Landmark Opioid Lawsuit Reaches Closing Arguments in West Virginia as Addiction Treatment Centers Like Resurgence Behavioral Health Work to Help Those Impacted

Fayetteville, TN – Three major drug companies are being accused of igniting the opioid addiction crisis by deliberately flooding a small West Virginia area with opioids. They shipped a total of 81 million pills to a community of 46,000 people, amounting to more than 1,760 for every man, woman and child.

It’s up to U.S. District Judge David Faber to decide if the pill shipments harmed the people in and around Huntington, W. Va., and whether the companies should pay to fix the problem. Experts say that if he rules against the drug suppliers, it could establish the opioid crisis as a public nuisance that thousands of other cities and towns could claim damages for.

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Officials in Huntington and Cabell County are suing the three-drug wholesalers — AmerisourceBergen, Cardinal Health and McKesson —for up to $2.5 billion in damages, which would be used to pay for programs alleviating the opioid crisis.

The companies do not dispute the number of pills they sent to Huntington. However, they insist they were only providing medication for legally written prescriptions. They argue that the blame lies elsewhere: physicians who over-prescribed the drugs, pharmacists who blindly filled them and regulators who failed to exert any control over them. Neither do the companies disagree that opioid addiction has reached crisis levels across the United States.

Prescription pain medication makes up a large part of the addiction numbers. According to the U.S. Centers for Disease Control and Prevention (CDC), opioids were involved in almost 75 percent of the record-high 93,000 overdose deaths in 2020.

Opioids were developed to manage profound “breakthrough” pain in cancer patients. Observers of the crisis say it began when the highly effective and addictive painkilling drugs were soon being prescribed at too high a rate, which led to addiction for many patients. While a lucrative trade in illegal opioids sprang up, opponents say the crisis is rooted in the legal market. Drug companies have been accused of intentionally fueling addiction rates, beginning in the late 1990s, by aggressively marketing the drugs and overloading communities like Huntington.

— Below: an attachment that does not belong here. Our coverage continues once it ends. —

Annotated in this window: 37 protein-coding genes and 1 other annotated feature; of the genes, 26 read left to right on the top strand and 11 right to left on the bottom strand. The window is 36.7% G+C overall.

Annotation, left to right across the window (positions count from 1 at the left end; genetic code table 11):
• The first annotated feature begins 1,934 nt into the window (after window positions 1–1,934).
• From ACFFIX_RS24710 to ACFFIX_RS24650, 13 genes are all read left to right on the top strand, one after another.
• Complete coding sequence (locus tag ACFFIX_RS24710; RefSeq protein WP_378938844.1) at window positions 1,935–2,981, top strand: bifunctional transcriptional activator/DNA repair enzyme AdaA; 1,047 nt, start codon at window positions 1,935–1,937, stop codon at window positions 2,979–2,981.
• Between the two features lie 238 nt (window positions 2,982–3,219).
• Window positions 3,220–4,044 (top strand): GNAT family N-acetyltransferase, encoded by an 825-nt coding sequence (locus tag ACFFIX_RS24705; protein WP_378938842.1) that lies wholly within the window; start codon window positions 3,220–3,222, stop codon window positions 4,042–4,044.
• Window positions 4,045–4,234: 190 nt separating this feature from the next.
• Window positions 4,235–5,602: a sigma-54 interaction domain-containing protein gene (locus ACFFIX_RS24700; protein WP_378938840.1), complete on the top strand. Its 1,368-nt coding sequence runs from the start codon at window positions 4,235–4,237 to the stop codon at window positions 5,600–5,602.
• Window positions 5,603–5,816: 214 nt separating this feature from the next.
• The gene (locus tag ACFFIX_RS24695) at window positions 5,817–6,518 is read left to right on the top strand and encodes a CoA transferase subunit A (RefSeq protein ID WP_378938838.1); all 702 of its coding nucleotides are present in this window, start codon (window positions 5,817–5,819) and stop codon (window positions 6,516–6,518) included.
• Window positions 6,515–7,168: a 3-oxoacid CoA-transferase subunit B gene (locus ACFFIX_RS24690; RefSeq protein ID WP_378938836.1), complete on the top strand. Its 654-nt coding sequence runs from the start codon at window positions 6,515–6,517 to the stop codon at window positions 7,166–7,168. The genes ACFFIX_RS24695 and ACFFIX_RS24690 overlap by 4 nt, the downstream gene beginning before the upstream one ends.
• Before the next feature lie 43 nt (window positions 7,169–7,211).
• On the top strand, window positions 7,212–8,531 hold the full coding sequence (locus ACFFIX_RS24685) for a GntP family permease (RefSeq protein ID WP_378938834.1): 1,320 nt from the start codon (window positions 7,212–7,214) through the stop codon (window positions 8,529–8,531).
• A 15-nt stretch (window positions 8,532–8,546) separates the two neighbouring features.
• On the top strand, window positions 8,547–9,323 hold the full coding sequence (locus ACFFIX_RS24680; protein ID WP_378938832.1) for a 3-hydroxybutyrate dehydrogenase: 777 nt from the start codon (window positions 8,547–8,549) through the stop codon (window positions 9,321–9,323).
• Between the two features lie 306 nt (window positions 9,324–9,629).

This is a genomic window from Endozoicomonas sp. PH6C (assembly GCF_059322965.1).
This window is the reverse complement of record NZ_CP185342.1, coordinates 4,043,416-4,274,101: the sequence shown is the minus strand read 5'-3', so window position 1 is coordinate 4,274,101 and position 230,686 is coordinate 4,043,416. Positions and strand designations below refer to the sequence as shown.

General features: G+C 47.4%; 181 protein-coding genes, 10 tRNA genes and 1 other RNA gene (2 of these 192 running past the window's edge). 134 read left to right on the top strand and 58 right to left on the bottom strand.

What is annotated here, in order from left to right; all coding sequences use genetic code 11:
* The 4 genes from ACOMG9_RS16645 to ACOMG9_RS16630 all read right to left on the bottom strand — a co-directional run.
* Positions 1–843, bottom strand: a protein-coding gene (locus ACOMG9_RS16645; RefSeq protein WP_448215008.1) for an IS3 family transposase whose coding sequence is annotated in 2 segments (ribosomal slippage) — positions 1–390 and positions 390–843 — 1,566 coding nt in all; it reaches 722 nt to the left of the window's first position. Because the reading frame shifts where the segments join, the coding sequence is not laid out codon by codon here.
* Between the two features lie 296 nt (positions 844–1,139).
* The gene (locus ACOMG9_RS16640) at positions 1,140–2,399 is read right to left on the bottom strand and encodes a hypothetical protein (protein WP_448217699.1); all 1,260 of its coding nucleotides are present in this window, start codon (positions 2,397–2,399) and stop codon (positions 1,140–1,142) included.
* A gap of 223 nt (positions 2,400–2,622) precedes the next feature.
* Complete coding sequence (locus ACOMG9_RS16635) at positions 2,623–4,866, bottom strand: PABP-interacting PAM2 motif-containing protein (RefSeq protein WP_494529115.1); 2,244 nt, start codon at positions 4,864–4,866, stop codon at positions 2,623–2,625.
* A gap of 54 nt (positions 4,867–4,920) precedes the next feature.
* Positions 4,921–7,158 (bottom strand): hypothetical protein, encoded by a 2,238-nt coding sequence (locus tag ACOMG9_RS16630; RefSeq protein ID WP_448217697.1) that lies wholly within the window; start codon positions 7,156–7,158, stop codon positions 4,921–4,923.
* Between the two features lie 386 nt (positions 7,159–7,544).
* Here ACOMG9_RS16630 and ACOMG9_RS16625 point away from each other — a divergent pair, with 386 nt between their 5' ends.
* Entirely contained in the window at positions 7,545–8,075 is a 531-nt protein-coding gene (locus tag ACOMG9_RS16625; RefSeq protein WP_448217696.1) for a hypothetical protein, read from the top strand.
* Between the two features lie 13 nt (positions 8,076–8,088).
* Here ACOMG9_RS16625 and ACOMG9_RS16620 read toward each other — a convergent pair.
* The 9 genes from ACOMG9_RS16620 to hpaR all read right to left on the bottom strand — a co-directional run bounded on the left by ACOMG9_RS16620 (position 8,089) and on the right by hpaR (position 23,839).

The CDC now reports that more than 500,000 Americans have died since then.

It’s a nationwide epidemic, but attorneys in the West Virginia case say their area has been hurt far more than other parts of the country. A shocking one in ten residents of Cabell County is now believed to be opioid-dependent. According to evidence presented during the trial, more than 2,500 local children have been born with developmental challenges linked to their mothers’ opioid use. In the last five years, 6,400 people have overdosed on drugs.

There’s no question that opioids have done significant damage around the country. Similar trials are underway in California and New York, while a federal trial is scheduled to begin in Ohio in October. If successful, they could help thousands find support and treatment for their addiction to opioids. The CDC has called for more awareness of treatment programs and more access to them.

Opioid dependence is one of the substance use disorders for which addicts can find help at Resurgence Behavioral Health. Resurgence operates a network of treatment centers with locations in Tennessee, Texas, California, and more. They provide comprehensive solutions for drug and alcohol addiction. In addition, Resurgence also treats mental and emotional disorders that are often the actual underlying problem; substance use is usually a symptom of deeper issues. Addressing those allows for long lasting fundamental change. Treatment at Resurgence includes medically assisted detox, residential and outpatient rehab, and follow-up care for long-term sobriety. For help or more information, call (855) 458-0050.


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